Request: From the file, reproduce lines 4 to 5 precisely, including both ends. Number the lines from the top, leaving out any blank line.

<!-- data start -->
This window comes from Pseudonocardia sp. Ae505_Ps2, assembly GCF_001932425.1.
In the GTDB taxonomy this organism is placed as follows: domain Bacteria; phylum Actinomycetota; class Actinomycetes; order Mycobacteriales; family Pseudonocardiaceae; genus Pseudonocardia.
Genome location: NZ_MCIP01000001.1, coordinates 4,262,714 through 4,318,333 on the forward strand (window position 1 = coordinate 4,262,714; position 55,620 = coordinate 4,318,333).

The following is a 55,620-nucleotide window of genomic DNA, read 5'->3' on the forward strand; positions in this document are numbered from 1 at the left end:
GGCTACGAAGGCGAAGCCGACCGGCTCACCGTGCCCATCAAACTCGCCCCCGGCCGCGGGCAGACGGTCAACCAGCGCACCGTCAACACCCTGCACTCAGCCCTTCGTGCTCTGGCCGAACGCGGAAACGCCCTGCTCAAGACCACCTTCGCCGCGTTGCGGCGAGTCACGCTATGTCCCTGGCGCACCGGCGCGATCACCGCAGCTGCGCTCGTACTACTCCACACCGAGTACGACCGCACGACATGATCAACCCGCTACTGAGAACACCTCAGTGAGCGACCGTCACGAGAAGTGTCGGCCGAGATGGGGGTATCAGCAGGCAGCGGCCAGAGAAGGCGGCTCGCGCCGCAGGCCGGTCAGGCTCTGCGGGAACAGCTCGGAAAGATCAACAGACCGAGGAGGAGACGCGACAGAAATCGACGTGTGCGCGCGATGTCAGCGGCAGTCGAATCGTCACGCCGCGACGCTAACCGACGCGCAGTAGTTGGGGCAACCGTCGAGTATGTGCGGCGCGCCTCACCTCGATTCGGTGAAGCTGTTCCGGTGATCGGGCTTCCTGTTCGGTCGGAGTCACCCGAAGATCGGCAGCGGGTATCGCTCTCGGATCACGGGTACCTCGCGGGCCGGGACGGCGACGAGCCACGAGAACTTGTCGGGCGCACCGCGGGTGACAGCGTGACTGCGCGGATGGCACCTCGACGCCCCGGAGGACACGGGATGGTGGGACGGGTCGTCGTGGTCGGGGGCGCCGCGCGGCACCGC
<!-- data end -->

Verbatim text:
The following is a 55,620-nucleotide window of genomic DNA, read 5'->3' on the forward strand; positions in this document are numbered from 1 at the left end:
GGCTACGAAGGCGAAGCCGACCGGCTCACCGTGCCCATCAAACTCGCCCCCGGCCGCGGGCAGACGGTCAACCAGCGCACCGTCAACACCCTGCACTCAGCCCTTCGTGCTCTGGCCGAACGCGGAAACGCCCTGCTCAAGACCACCTTCGCCGCGTTGCGGCGAGTCACGCTATGTCCCTGGCGCACCGGCGCGATCACCGCAGCTGCGCTCGTACTACTCCACACCGAGTACGACCGCACGACATGATCAACCCGCTACTGAGAACACCTCAGTGAGCGACCGTCACGAGAAGTGTCGGCCGAGATGGGGGTATCAGCAGGCAGCGGCCAGAGAAGGCGGCTCGCGCCGCAGGCCGGTCAGGCTCTGCGGGAACAGCTCGGAAAGATCAACAGACCGAGGAGGAGACGCGACAGAAATCGACGTGTGCGCGCGATGTCAGCGGCAGTCGAATCGTCACGCCGCGACGCTAACCGACGCGCAGTAGTTGGGGCAACCGTCGAGTATGTGCGGCGCGCCTCACCTCGATTCGGTGAAGCTGTTCCGGTGATCGGGCTTCCTGTTCGGTCGGAGTCACCCGAAGATCGGCAGCGGGTATCGCTCTCGGATCACGGGTACCTCGCGGGCCGGGACGGCGACGAGCCACGAGAACTTGTCGGGCGCACCGCGGGTGACAGCGTGACTGCGCGGATGGCACCTCGACGCCCCGGAGGACACGGGATGGTGGGACGGGTCGTCGTGGTCGGGGGCGCCGCGCGGCACCGC